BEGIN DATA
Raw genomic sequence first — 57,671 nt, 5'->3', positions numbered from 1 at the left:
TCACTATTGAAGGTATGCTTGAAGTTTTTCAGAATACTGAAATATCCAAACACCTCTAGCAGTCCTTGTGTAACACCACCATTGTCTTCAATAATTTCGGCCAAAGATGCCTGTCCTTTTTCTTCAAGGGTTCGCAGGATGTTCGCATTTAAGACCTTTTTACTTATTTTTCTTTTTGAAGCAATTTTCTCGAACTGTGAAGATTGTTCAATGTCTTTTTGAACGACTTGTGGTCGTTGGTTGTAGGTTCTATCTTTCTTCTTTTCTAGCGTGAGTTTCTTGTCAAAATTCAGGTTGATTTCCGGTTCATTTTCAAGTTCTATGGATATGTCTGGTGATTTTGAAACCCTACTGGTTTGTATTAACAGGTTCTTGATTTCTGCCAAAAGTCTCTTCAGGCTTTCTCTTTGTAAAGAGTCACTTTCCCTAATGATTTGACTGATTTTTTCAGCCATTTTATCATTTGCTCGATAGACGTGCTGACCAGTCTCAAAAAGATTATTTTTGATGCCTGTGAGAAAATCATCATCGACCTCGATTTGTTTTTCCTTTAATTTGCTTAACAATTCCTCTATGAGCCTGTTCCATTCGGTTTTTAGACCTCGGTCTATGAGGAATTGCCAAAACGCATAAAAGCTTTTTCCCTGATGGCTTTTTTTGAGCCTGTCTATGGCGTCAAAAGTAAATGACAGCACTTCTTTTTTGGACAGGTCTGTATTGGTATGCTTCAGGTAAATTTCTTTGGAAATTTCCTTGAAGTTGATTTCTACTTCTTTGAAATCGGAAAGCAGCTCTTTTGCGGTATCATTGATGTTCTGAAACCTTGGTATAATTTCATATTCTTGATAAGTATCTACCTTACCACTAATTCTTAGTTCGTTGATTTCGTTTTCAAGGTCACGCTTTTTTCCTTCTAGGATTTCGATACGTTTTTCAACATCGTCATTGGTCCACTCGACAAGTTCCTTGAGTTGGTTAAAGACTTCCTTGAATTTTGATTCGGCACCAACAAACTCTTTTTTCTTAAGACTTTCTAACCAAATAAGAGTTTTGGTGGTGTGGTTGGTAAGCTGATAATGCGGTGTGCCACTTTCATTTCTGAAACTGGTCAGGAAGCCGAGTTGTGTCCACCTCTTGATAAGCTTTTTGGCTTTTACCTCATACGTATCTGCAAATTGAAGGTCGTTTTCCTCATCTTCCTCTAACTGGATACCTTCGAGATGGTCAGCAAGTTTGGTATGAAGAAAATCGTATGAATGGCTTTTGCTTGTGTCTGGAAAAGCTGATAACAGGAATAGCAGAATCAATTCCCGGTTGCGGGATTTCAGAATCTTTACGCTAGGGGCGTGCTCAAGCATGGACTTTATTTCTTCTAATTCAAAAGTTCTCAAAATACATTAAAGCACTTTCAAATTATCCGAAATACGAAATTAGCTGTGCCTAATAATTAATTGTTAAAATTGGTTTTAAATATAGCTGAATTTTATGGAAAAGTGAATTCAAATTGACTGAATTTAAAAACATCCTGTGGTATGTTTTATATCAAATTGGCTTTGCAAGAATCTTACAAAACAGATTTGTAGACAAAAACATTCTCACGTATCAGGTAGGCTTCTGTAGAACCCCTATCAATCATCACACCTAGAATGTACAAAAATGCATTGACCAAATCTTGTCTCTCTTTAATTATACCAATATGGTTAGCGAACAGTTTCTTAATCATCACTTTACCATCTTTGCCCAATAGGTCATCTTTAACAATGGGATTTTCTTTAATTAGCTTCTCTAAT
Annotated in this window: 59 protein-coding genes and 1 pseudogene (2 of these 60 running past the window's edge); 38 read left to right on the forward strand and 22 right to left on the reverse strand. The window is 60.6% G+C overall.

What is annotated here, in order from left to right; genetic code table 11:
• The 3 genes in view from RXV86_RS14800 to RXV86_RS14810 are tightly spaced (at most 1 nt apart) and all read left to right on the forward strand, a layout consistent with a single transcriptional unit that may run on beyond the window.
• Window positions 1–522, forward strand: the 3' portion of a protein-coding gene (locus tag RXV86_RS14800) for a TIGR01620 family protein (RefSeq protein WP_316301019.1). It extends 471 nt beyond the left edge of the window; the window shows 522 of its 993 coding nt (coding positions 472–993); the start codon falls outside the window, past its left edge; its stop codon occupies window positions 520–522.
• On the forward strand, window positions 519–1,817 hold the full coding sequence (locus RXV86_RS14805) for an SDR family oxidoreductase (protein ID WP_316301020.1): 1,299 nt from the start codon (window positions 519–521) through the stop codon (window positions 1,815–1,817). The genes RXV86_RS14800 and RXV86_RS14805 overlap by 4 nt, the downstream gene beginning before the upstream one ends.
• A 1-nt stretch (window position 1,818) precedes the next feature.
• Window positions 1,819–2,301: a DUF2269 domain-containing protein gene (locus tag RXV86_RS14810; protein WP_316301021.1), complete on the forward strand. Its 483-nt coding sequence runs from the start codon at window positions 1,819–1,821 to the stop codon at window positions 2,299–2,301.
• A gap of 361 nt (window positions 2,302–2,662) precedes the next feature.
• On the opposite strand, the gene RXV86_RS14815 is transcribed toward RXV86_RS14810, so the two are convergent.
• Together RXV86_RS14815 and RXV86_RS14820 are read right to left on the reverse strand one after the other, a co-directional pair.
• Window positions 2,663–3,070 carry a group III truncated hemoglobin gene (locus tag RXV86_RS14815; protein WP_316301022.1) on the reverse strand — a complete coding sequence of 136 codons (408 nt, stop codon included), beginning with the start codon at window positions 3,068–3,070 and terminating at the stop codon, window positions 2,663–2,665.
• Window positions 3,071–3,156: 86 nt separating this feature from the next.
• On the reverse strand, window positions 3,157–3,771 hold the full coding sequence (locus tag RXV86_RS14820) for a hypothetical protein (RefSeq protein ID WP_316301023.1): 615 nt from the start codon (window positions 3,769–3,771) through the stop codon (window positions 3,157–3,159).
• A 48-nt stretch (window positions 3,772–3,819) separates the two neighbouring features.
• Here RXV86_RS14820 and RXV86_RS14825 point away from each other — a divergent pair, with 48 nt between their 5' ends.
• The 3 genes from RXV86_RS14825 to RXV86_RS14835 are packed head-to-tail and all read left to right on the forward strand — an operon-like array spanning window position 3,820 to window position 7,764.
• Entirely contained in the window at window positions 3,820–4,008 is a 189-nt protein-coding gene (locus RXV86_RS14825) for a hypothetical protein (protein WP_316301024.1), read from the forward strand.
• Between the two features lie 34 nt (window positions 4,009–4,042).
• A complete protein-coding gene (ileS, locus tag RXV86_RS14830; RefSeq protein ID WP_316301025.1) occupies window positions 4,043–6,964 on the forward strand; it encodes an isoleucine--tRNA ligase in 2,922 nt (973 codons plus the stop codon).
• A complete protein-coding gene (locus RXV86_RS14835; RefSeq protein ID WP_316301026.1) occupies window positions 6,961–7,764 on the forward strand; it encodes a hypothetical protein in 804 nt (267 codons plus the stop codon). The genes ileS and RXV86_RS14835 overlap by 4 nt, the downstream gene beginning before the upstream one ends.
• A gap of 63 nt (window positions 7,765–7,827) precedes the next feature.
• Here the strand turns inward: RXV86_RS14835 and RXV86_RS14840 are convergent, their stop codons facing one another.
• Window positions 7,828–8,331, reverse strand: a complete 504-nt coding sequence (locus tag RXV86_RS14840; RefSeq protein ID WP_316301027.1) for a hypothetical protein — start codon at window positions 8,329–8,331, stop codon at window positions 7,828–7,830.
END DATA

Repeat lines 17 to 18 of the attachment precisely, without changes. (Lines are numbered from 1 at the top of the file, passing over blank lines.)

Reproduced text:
• Here RXV86_RS14820 and RXV86_RS14825 point away from each other — a divergent pair, with 48 nt between their 5' ends.
• The 3 genes from RXV86_RS14825 to RXV86_RS14835 are packed head-to-tail and all read left to right on the forward strand — an operon-like array spanning window position 3,820 to window position 7,764.